The paper headed by Mathematician Jake Olivier looks at cycling related hospitalisations due to head or arm injuries in NSW since 1990. The purpose of the paper is to examine the impact of Mandatory Helmet Legislation (MHL) in Australia.
Not surprisingly the wearing of helmets has an impact on head injuries. But what struck me is the graph that is part of the paper. It shows a sharp drop in the rate of injuries in the year preceding introduction of the new MHL laws in 19991/92. From there on it shows a gradual increase in arm injuries, and a smaller, nearly flat rate of increase in head injuries up to 2006. After that year both types of injuries clearly decline.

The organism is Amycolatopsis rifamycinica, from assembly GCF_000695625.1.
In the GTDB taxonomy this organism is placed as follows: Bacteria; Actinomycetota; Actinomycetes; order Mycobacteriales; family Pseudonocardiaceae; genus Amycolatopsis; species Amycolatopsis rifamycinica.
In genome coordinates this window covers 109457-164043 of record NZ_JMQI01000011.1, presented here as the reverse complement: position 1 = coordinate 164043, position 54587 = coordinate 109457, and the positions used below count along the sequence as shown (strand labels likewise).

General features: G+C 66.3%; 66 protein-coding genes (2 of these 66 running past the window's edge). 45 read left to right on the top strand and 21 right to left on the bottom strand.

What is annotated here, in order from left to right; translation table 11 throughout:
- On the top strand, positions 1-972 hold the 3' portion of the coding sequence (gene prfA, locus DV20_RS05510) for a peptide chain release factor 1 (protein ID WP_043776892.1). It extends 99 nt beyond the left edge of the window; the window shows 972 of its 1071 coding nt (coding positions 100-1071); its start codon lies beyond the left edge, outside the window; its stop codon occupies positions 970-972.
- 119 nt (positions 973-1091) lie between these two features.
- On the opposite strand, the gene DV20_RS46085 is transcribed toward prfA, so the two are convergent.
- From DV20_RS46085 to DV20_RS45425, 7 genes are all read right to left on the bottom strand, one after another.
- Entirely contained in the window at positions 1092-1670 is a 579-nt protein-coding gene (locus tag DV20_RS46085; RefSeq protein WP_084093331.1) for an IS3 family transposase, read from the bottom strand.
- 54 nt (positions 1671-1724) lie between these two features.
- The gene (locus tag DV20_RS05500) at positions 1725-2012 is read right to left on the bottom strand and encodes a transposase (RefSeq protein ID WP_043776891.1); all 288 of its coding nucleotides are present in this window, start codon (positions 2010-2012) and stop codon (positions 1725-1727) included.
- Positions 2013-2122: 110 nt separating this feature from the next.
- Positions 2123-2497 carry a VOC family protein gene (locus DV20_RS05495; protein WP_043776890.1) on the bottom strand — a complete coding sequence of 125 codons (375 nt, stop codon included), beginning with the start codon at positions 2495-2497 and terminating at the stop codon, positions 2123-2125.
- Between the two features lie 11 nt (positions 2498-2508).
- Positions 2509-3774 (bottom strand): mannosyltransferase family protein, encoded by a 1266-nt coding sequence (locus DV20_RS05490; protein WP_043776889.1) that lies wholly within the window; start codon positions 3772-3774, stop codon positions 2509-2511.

The authors suggest that this is the result of better cycling infrastructure, and not related to MHL. They say “… there was a five-fold increase from 2006 to 2010 in the number of bicycle strategies implemented by local government where the most common element was increasing bicycle infrastructure significantly”.
Pucher explains the need for infrastructure to cyclists: “Probably the most visible commitment of a city to cycling is a comprehensive system of separated bicycle paths and lanes, providing a reserved right of way to cyclists and sending a clear signal that bicycles belong.”
I just want to recap: The introduction of mandatory helmet laws in Australia led to a slower increase of head injuries compared to arm injuries in people riding bicycles, but an increase in safer infrastructure (i.e. separation of bicycles from cars) led to a decline in both types of injuries.